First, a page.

If you ever want to try running on this blend, you can do so during the summer without the shutters or baffled manifold.  Just warm it up on gasoline first.  You likely won't be able to tell the difference!

https://en.wikipedia.org/wiki/Tractor_vaporising_oil

FYI, there are two fuel tank valves on the multi-fuel Hs so you could control which tank the fuel came from.  Close the valve in the big tank and open the valve on the starter tank to warm up on gas, then reverse to run on fuel out of the big tank. The sediment bowl valves on these multi-fuels was different in that there were two lines in - one from the starter tank (plumbed direct) and one from the main tank.

I'm always amazed at the knowledge passed along on this site. I may try this some day.

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5 hours ago, Diesel Doctor said:

I have my Dad's 41 H back to original with the distillate manifold, original heat shield, gas tank and lines. Mine had the dual line sediment bowl under the big tank. John Cub Owner's reply then had me question if this was right. Then, according to DWV, my 1941 is then right. This apparently was a running change made by IH.

When I was putting mine back together, I could not find a new dual fuel line sediment bowl. Mine had the threads stripped out of one line. A local machinist put in a piece of helicoil and fixed it for me. Stronger than new. Someone may make the dual line but I could not find it. If you now have a dual fuel one, treat it like gold. Original manifold heat shields are almost never found so if you find one, buy it.

The picture of yours Bradley brings back good memories of tinkering on my Dad's old tractor.  Mine is serial # FBH-73690. Yours should be close. Keep posting pictures of your progress and let us know if you have any questions. 

 41 on the dairy farm was 62509X1.  Came with starting and lighting and the pin in lower steering post to push starter switch that was unhandy.  Switched PTO to latest type. Serial number 50866 and up used the strainer under big tank and shut off valve under little tank.  Dave

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To answer your question.  No, $140 is insanely high priced.  Drop the $100 and that's the highest I have seen them sell at an auction.

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I have seen those starting tanks sell for a lot more than US$140 on ebay. I have seen the heat shields sell for over US$270. I was lucky when I picked up a good used distillate manifold and a heat shield when I was in the USA last time as they are just not available here in New Zealand. Like most of the distillate parts no one is making new ones, so if you can find one price is almost a secondary consideration if you want to get your tractor to be as original as possible. The other option is to fill the hole in the hood and leave it as a gas only tractor. The serial tag and engine serial number will still show it as a distillate tractor though.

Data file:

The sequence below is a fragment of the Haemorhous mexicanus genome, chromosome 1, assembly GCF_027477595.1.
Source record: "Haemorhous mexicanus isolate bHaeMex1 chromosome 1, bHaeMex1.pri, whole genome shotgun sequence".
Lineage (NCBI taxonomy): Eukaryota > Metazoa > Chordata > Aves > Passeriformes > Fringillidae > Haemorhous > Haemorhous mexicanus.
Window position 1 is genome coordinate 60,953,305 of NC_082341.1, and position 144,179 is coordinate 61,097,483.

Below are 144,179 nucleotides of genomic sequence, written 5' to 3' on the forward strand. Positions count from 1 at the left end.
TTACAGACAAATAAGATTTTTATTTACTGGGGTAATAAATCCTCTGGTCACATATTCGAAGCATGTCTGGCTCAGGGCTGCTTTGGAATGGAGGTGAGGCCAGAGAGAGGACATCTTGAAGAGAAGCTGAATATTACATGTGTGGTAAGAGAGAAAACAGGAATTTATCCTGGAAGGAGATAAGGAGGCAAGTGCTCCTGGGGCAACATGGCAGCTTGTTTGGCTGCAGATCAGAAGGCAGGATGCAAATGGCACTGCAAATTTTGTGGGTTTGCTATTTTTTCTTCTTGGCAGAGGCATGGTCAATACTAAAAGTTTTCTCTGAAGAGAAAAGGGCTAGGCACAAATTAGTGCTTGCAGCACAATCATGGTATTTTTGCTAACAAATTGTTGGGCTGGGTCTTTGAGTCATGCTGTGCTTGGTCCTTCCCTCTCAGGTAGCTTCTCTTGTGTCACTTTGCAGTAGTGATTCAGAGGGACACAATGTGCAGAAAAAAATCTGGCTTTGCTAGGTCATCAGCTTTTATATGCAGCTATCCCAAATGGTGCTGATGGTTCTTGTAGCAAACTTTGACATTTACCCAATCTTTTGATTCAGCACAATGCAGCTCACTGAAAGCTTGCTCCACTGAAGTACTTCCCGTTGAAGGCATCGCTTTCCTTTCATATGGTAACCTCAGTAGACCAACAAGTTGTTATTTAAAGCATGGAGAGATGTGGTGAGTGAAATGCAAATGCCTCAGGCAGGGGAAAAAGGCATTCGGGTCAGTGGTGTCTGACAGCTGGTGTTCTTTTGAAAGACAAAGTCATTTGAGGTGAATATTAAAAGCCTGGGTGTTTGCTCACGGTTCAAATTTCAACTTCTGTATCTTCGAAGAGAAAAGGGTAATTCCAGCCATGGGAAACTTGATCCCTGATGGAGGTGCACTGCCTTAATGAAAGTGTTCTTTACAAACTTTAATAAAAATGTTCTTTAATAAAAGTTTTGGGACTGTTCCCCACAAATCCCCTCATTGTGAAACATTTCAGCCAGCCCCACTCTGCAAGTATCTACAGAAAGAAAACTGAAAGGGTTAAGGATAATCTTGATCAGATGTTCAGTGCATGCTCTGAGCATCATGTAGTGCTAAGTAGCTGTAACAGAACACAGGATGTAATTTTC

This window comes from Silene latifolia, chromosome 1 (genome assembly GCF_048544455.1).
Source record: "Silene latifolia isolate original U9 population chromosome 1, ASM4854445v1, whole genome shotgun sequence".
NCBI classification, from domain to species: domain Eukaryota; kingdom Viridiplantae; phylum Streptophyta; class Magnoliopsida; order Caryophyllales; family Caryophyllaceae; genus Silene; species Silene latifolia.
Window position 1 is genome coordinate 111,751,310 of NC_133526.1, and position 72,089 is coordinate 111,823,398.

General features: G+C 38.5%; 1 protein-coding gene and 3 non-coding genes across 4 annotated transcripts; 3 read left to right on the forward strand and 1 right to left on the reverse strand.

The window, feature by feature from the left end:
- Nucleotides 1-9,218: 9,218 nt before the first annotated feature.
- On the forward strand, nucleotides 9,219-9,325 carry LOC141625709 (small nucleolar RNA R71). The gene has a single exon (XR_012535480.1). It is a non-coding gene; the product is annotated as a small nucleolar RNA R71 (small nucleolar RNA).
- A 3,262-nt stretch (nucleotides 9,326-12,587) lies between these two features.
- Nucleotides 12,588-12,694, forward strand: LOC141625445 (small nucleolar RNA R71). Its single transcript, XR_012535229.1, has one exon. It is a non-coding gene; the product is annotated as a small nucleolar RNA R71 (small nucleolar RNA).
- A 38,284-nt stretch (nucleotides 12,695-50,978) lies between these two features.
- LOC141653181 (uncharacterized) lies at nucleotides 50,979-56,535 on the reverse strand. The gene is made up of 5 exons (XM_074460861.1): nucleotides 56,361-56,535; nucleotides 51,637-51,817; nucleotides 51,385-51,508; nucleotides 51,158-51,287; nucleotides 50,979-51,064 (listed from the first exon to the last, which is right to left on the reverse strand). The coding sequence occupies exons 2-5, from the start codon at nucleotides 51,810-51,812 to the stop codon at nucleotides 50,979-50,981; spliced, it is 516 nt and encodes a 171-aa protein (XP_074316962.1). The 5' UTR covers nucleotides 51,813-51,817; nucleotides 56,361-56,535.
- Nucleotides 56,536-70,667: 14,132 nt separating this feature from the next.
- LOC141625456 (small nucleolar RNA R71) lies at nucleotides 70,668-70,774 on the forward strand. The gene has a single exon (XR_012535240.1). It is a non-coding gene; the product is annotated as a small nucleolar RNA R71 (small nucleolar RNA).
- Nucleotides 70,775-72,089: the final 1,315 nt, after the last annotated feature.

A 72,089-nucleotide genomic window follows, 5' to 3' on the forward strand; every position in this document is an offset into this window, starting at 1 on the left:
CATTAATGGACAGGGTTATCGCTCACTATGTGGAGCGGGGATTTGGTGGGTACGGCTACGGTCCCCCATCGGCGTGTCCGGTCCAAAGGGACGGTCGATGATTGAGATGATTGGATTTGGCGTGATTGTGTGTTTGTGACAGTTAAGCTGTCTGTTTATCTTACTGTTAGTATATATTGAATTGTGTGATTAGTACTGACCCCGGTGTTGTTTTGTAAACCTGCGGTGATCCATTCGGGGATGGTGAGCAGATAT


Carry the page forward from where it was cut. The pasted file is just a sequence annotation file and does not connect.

Only the very early Farmall Hs had the fuel bowl under the starting tank, the later ones had the fuel bowl under the main tank and the starting tank connecting to it.

The fuel sediment bowls are being reproduced by companies like Steiner Tractor Parts and the fuel line between the two tanks is also available

I had to change the fittings at the fuel bowl on my 1947 W4 to get the original fuel line (main tank to the carb ) to fit the new fuel bowl. Someone had fitted an AC fuel bowl in the past and had altered the fuel line as it fitted at a different angle.. I replaced the AC fuel bowl as it wouldn't shut the fuel off and always leaked. As you can see in the first photo of my W4 the starting tank fuel line is the looped pipe hidden behind the fuel line to the carb and has a 90 degree bend in the pipe into the fuel bowl.

IMG_1656.JPG

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IMG_1504.JPG

14369898_1199102280142740_8620293340242890761_n.jpg

The distillate fuel bowl and tank on my 1941 Farmall A. the fuel tap was missing and the main tank had been blocked off. I fitted a new dual distillate fuel bowl so i could shut off the main fuel tank and use the either tank when i wanted too.